Marlynn Rollins (Ecology, Professor Brian Gaylord): Marlynn graduated from Howard University in 2019 with a B.S. in Biology. As an undergraduate she participated in the Evolution and Ecology Graduate Admissions Pathways Program at UC Davis. She is interested in studying the effects of environmental stressors on marine ecosystems.

2018 Cohort

We are proud to announce the members of the inaugural cohort of the Sustainable Oceans NRT.

Leslie Herrera (Integrative Genetics and Genomics, advisor TBD after lab rotations): Leslie earned a bachelor’s degree in Genetics and Genomics, with a minor in Statistics, from UC Davis in 2015. She seeks to bring her background in genetics to bear on studying the phylogenetic relationships between threatened marine species and to assess their genetic diversity, and to apply this knowledge to development of policy solutions.
Leah Mellinger (Animal Biology, Professor Nann Fangue): Leah earned a master’s in Ecology and Sustainability from CSU Stanislaus. She seeks to conduct doctoral research on forage fish and their physiological response to environmental stressors, with a goal of a research career with NOAA.
Eliza Oldach (Ecology, Professor Gwen Arnold; NSF Graduate Research Fellow): Eliza graduated from College of the Atlantic with a degree in Human Ecology in 2015. After graduating, she embarked on a Fulbright fellowship studying intertidal ecology in New Zealand. Since returning, Eliza has chased the threads of human ecology and marine biology through work with the Ecological Society of America, Acadia National Park, and coastal communities in Downeast Maine. She aims to continue this pursuit in graduate school, studying social and ecological conditions that improve coastal community resilience and adaptation.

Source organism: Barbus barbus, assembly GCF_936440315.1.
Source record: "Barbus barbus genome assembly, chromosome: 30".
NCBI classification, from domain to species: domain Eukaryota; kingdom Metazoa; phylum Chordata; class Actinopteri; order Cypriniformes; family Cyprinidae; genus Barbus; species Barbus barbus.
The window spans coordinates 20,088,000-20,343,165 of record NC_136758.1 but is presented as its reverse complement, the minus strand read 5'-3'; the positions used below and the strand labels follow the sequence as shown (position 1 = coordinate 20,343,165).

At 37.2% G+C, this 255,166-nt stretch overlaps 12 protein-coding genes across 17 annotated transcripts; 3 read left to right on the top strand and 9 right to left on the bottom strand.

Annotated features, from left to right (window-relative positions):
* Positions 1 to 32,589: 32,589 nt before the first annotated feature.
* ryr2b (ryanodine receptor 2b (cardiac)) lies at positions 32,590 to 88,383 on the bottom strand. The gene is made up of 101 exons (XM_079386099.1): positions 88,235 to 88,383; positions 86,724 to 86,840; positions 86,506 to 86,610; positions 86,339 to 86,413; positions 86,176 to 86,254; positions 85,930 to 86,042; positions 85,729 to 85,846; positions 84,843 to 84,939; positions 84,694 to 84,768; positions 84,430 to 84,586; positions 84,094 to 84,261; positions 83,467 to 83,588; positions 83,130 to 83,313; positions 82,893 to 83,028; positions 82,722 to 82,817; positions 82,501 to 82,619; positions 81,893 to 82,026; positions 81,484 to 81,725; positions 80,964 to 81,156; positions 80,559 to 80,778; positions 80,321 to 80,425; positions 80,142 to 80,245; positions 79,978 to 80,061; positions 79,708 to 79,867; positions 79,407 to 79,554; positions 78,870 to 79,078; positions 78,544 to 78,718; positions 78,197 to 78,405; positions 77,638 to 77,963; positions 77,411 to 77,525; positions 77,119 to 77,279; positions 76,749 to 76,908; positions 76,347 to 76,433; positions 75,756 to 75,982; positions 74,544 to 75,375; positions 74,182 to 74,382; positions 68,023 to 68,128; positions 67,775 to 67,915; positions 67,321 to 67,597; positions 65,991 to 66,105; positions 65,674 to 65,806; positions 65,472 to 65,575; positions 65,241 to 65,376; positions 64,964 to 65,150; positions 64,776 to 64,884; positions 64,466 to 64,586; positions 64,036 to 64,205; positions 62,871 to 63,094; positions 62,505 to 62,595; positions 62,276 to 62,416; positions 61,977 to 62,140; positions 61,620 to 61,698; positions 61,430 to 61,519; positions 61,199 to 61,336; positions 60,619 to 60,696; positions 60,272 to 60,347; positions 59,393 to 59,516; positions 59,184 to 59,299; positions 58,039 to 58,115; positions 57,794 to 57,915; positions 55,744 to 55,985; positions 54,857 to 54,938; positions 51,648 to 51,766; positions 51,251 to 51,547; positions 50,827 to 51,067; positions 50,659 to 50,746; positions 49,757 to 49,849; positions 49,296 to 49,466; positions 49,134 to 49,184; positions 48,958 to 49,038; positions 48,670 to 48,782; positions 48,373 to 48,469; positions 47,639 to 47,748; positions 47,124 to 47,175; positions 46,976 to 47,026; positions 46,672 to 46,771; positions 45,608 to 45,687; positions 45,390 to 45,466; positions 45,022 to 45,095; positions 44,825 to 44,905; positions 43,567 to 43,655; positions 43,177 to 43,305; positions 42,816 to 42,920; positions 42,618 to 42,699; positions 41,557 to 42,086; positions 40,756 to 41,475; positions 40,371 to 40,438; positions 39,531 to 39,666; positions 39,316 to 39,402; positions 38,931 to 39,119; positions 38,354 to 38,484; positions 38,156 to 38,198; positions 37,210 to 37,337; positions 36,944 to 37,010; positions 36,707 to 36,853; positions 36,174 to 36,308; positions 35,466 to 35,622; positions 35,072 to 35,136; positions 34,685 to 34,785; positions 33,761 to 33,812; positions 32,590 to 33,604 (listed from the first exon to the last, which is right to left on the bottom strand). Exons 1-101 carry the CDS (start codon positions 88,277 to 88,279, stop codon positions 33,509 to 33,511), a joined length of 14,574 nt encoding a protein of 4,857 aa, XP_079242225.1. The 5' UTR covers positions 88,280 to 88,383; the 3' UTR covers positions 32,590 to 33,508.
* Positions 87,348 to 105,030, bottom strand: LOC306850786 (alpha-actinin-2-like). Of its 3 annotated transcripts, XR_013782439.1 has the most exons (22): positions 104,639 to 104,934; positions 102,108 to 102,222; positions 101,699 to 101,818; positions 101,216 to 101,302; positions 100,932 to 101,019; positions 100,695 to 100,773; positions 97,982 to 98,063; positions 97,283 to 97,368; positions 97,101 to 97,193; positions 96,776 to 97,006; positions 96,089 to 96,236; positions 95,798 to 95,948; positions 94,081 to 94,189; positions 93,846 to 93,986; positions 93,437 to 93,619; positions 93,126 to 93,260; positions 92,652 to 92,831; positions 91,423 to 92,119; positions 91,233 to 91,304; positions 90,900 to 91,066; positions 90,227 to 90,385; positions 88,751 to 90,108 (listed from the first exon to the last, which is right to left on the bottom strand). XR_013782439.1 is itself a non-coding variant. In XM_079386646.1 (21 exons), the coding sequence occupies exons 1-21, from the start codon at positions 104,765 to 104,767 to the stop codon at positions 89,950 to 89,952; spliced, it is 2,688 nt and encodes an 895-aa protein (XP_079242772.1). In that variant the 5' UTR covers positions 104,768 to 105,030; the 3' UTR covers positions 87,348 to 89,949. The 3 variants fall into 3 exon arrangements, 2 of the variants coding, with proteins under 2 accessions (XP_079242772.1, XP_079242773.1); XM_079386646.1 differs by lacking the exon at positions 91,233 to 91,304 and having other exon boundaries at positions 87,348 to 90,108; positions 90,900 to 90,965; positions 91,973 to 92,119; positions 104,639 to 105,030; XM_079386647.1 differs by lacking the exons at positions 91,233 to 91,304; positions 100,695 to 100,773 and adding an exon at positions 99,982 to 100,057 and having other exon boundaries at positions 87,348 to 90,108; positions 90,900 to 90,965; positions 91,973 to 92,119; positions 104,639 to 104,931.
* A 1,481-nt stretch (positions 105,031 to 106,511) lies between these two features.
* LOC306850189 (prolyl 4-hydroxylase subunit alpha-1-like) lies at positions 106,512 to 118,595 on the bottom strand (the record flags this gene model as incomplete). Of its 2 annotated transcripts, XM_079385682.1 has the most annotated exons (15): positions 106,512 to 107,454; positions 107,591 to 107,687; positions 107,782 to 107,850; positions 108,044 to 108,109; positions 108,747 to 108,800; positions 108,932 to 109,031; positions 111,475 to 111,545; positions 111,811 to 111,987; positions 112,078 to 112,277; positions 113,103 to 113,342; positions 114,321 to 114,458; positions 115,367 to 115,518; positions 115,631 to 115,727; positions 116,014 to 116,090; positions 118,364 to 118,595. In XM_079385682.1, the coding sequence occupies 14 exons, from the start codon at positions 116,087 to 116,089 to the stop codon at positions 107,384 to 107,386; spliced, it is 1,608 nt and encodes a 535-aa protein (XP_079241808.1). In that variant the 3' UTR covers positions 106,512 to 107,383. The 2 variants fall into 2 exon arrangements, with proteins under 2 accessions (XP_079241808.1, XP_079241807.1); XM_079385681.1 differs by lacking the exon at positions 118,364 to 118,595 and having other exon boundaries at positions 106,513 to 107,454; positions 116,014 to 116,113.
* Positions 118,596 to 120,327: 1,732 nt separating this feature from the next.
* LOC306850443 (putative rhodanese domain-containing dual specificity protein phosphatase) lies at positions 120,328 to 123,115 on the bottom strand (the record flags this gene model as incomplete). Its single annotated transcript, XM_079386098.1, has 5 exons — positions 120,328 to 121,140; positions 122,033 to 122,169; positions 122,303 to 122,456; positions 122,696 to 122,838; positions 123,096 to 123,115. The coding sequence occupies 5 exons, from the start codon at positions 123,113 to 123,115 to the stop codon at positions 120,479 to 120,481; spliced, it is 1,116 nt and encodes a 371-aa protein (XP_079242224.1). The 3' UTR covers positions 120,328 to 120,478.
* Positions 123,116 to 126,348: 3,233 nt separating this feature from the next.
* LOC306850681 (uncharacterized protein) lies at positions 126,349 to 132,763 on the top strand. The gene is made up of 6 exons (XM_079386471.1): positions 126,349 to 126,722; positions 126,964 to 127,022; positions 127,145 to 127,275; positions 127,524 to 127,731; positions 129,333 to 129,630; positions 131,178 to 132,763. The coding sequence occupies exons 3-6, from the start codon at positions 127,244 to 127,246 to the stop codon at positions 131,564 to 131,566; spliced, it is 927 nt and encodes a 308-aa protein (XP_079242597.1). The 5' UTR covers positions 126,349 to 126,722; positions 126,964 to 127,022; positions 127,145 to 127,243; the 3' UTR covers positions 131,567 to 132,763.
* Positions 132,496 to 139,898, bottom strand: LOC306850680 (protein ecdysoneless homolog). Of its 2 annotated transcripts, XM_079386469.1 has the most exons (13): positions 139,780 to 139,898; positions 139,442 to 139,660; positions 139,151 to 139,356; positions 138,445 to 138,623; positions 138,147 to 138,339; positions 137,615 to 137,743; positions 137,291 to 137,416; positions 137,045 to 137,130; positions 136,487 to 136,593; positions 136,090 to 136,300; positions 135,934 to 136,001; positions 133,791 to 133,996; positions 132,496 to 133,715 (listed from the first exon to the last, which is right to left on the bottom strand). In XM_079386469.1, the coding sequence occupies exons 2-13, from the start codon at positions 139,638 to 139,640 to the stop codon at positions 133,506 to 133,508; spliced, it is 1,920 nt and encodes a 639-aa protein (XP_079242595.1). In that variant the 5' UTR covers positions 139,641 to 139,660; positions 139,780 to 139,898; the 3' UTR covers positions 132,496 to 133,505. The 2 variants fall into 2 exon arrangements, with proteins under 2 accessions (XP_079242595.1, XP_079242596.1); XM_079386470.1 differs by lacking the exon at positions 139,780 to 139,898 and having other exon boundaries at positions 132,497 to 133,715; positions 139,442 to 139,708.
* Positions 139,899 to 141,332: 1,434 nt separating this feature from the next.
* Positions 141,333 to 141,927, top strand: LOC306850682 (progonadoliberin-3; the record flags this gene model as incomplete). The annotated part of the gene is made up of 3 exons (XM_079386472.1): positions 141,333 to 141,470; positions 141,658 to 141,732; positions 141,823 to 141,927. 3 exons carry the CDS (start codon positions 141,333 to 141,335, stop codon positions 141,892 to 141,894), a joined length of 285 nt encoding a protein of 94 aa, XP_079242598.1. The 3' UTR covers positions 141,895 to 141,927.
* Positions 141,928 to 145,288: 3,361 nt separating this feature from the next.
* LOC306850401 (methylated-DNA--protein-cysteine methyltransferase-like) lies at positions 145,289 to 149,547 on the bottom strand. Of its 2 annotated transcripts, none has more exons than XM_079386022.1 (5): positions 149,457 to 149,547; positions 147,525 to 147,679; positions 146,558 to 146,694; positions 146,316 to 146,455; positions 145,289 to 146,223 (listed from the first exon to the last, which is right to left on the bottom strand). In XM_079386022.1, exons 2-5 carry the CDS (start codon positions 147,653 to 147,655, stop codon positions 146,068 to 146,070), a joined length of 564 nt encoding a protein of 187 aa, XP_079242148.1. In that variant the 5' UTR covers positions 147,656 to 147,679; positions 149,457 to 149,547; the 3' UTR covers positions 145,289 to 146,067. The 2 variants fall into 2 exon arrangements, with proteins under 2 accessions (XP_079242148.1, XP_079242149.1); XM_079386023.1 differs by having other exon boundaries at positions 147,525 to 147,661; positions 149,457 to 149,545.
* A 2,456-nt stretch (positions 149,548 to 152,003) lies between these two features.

Priya Shukla (Ecology, Professor Ted Grosholz): After a master’s degree in Ecology from San Diego State University, Priya made the trek back north as a technician within the BOAR project at Bodega Marine Laboratory. In her doctoral research, she seeks to use commercially and recreationally harvested mussels and oysters as archives of environmental change by linking their physiology to acute oceanographic events associated with climate change.
Sabine Talaugon (Native American Studies, Professor Beth Rose Middleton): After receiving a Masters of Public Policy from Mills College, Sabine founded a program evaluation and policy analysis firm, Iwex Consulting. In honoring traditional knowledge as ever-evolving, responsive technology, Sabine seeks to study that ways that traditional ecological knowledge has sustained Indigenous communities through multiple episodes of environmental change and how Indigenous knowledge and western science may collaborate to sustain marine environments and Indigenous peoples’ access to marine resources in the face of current climate crisis.
Kaiwen Wang (Agriculture and Resource Economics): Kaiwen is a current Ph.D. student in the  Agricultural and Resource Economics Department of UC Davis after achieving a master’s degree in the same program. He is interested in the economics of  aquaculture, fisheries management, and environment regulation. He hopes to integrate theoretical modeling, empirical strategy, and policy analysis in research pertaining to ocean sustainability.